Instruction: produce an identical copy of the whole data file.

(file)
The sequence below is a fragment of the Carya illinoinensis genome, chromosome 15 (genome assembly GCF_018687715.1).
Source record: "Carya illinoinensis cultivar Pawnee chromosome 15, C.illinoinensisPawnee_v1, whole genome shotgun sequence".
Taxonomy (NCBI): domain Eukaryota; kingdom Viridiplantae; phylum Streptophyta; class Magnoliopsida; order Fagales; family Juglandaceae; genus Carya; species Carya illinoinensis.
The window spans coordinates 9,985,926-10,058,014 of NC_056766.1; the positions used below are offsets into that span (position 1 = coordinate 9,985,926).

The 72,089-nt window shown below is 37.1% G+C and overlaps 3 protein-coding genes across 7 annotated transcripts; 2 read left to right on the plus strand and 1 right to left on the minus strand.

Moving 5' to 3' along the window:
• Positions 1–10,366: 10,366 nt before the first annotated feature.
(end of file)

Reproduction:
The sequence below is a fragment of the Carya illinoinensis genome, chromosome 15 (genome assembly GCF_018687715.1).
Source record: "Carya illinoinensis cultivar Pawnee chromosome 15, C.illinoinensisPawnee_v1, whole genome shotgun sequence".
Taxonomy (NCBI): domain Eukaryota; kingdom Viridiplantae; phylum Streptophyta; class Magnoliopsida; order Fagales; family Juglandaceae; genus Carya; species Carya illinoinensis.
The window spans coordinates 9,985,926-10,058,014 of NC_056766.1; the positions used below are offsets into that span (position 1 = coordinate 9,985,926).

The 72,089-nt window shown below is 37.1% G+C and overlaps 3 protein-coding genes across 7 annotated transcripts; 2 read left to right on the plus strand and 1 right to left on the minus strand.

Moving 5' to 3' along the window:
• Positions 1–10,366: 10,366 nt before the first annotated feature.